“It’s this fearless, beautiful, sometimes small and real performance,” says Linda Cardellini, who plays Wiig’s best friend in the film. “I don’t know anyone else who could pull off a role like this aside from her. Male or female.”
Fittingly, when Welcome to Me director Shira Piven first read the film’s screenplay, she could envision only Wiig as Alice. Piven had such conviction in getting Wiig’s suitability for the part that she waited more than three months for the screenplay to get in front of the SNL star—certain that once she read it she would realize it was the perfect role for her, too.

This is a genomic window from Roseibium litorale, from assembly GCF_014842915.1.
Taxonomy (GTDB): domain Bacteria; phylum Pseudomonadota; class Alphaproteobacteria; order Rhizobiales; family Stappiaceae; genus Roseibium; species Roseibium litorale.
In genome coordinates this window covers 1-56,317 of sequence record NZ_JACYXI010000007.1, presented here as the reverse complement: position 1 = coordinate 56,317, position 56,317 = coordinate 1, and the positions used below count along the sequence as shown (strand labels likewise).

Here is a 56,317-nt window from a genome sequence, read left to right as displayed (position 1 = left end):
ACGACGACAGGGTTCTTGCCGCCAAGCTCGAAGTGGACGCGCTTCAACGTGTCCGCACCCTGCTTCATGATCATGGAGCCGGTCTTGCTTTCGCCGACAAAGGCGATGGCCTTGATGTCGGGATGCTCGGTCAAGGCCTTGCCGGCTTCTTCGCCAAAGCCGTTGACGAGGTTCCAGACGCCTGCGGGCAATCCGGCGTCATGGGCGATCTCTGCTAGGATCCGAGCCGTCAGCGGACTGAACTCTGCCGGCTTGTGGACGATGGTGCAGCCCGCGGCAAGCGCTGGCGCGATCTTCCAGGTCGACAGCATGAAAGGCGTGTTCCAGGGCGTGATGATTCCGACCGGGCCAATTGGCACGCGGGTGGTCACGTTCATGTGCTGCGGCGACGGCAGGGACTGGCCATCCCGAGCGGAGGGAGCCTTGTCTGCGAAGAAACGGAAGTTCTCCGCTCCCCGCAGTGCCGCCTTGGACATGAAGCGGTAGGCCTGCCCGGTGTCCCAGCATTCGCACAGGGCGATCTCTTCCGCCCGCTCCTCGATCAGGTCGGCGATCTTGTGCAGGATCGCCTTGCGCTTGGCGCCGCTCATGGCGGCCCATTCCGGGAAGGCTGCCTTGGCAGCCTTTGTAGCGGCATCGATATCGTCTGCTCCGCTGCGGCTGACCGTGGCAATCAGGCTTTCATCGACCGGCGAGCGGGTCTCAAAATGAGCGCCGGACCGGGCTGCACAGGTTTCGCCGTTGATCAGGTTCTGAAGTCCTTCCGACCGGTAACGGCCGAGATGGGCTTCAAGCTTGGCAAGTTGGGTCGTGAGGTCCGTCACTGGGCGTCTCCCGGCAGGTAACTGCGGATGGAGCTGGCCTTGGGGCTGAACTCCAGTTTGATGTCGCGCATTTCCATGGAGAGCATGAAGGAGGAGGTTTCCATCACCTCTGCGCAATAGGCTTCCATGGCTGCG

“At least I liked to believe she would [realize it],” Piven says. “I felt like if we were patient enough…and then we got lucky.”
Lucky because Wiig did respond as instantly as Piven had expected. But it wasn’t the challenge, per se, that interested her. And it wasn’t the idea of proving to everyone that she was capable of rising to the challenge, either.
“It was more like, ‘I can’t wait to say that I did it,’” Wiig says. “Meaning, ‘I can’t wait to be done with it. But I want to do it.’ Like anything you’re scared to do, you’re really excited about it, but you do look forward to the moment where you’re like, ‘Oh my god. I did it.’”
Given her history, at this point maybe we shouldn’t be so surprised that she’d be able to.